Wireless and Wireline network access is the epicenter of 5G service innovation. Multi-Access Edge Computing (MEC) allows software applications to tap into local content and real-time information and return content and information to consumer or business devices in the local area network. Distributed data management at the network edge enables insights when and where they are needed most. Smarter analytics will unleash a big part of the value of Internet of Things (IoT) applications while providing more intelligence in the daily lives of consumers.
Communication service providers (CommSPs) see MEC as a way to deliver low-latency service to support the intense data transmission demands between devices and the communication network. Not only does MEC address data bottleneck issues, but the telecom industry is also proving MEC as a differentiator that can both drive new revenue opportunities and be implemented today. In addition, successful MEC use cases will fuel the adoption of artificial intelligence (AI), machine learning and new applications tailor-made for the 5G future.
Edge-computing is particularly important for machine learning and other forms of artificial intelligence, such as image recognition, speech analysis, and large-scale use of sensors. Specific use cases may include video security surveillance, automated driving, connected industrial robots, traffic flow and congestion prediction for smart city, and so on. In the case of industrial Internet of Things (IoT) or self-driving cars, a processing delay between the device and the cloud can mean disaster.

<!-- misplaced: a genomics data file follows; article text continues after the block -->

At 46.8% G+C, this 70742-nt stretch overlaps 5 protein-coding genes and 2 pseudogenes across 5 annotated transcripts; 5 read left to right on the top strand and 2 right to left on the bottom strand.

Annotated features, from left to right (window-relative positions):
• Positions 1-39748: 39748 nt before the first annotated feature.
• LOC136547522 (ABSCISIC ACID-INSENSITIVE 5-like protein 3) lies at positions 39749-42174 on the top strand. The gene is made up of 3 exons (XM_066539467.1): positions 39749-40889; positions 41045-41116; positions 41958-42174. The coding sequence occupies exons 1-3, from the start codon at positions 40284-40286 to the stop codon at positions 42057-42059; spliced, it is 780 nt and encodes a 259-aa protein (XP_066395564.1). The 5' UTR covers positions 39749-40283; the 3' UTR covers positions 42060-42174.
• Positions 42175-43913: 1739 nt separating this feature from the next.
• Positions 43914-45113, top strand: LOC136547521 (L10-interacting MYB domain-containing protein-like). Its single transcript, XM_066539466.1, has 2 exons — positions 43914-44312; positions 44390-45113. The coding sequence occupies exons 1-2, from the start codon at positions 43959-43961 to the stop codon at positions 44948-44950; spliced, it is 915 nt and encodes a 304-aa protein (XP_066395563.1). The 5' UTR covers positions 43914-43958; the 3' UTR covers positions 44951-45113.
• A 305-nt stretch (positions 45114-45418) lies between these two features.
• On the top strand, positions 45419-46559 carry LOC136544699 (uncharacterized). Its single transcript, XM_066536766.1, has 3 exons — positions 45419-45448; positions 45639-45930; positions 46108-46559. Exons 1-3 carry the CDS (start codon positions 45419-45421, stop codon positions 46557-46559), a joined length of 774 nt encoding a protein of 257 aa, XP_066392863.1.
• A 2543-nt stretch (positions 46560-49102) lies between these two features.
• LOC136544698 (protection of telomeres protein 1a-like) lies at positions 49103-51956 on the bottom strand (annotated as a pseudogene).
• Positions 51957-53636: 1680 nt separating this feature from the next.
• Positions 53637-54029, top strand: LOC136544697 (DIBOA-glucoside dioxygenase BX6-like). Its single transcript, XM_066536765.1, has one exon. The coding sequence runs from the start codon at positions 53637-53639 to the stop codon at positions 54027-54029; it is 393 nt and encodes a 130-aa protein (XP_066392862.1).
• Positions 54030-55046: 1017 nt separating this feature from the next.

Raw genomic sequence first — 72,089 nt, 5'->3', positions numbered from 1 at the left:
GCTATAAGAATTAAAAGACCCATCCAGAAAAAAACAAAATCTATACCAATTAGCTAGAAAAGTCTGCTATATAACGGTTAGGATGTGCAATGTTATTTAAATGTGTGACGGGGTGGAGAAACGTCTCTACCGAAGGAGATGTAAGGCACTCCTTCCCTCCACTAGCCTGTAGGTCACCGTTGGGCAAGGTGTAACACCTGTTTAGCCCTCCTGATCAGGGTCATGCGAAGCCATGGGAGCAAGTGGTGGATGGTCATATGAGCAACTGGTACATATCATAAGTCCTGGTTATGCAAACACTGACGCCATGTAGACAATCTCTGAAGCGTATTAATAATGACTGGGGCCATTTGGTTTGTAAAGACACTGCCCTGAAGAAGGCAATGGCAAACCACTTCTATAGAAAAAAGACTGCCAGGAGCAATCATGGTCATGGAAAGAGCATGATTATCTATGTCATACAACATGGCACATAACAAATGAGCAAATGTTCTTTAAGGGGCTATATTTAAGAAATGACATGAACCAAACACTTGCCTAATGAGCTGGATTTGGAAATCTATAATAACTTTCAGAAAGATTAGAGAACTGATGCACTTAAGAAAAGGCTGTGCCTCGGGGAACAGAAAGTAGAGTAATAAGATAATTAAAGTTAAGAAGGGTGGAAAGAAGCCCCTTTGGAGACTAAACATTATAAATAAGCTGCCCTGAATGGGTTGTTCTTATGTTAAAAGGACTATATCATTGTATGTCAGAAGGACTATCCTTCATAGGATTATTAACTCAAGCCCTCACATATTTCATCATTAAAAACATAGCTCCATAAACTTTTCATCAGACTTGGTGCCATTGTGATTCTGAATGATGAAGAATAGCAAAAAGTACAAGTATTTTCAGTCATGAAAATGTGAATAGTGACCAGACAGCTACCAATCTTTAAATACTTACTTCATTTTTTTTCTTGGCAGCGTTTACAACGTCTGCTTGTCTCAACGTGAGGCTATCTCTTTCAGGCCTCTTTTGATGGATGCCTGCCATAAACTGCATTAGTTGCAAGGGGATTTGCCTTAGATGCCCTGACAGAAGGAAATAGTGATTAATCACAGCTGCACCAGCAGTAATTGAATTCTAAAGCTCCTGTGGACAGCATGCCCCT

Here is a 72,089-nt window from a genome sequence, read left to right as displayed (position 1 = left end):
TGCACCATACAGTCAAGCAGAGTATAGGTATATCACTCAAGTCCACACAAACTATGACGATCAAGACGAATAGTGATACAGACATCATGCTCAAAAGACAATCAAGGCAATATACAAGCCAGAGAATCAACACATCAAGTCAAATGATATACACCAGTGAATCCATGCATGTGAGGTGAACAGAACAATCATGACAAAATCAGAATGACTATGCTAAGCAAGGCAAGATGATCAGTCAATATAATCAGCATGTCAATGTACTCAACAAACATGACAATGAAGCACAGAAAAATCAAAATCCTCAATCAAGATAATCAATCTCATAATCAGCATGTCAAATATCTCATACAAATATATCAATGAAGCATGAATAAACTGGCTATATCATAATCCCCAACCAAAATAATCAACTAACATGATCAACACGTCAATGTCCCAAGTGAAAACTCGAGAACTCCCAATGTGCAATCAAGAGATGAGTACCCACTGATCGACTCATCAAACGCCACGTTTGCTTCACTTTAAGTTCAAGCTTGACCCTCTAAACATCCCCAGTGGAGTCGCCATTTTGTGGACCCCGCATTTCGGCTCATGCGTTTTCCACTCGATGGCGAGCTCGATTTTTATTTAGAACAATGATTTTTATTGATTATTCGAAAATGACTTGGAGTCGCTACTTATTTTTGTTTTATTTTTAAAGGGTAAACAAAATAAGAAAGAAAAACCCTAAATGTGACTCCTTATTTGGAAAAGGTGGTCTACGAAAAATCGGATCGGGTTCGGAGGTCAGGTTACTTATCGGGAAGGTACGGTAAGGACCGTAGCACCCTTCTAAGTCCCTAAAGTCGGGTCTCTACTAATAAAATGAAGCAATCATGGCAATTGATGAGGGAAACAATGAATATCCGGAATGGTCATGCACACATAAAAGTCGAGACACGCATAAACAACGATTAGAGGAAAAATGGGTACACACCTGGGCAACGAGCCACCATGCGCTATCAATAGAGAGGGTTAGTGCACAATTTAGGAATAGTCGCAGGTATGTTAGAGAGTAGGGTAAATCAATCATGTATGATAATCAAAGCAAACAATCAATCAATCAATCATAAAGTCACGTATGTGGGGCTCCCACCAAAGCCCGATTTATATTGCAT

Because of quality of service and low latency requirements, CommSPs want to reduce the distance between the data center or cloud and devices by moving more AI processing to the edge. This requires network operators to designate which processing activities will occur at the edge and which will reside in the cloud or data center. Part or all of the data may be uploaded to the cloud or data center to enrich the machine learning and AI base.
Many AI applications that are enabled by edge computing lie in the categories of access network analytics, video analytics, M2M analytics, augmented reality, and location services, among others. The following use cases highlight some of the early AI applications that are in use today.
Video Surveillance & Security Applications
Fig.1 shows an end-to-end use case providing video surveillance to cities, enterprises or neighborhoods over the network. MEC is used for analyzing video streams from nearby surveillance IP cameras to conduct targeted searches in order to detect, recognize, count and track pedestrians, faces, vehicles, license plates, abnormal events / behaviors and other types of content in the video. Analysis and processing happens closer to the point of capture, thereby conserving video transmission bandwidth and reducing the amount of data routed through the core network.
In December 2017, Intel and Foxconn demonstrated a number of 5G-based edge computing use cases, including the use of facial recognition technology to authenticate payments without the need for cash or credit cards. This new application will allow consumers to make payments for retail or entertainment purchases through the use of Intel-based MEC 5G solution and advanced facial recognition technology. The companies showcased other uses, including residential and office access and virtual shopping malls
Connecting Event Attendees to Video and Virtual Reality Applications
Virtual reality (VR) video streaming is another compelling MEC use case. People who attend large events, like conventions, concerts or sporting events, often struggle with basic access to data services via LTE or 4G networks. If basic, data connectivity is a frustration, those mobile customers can forget about conducting data-intensive tasks, such as video streaming or VR applications. Network operators have proven that MEC can easily support high-quality, data-intensive VR applications involving high resolution and 360-degree video.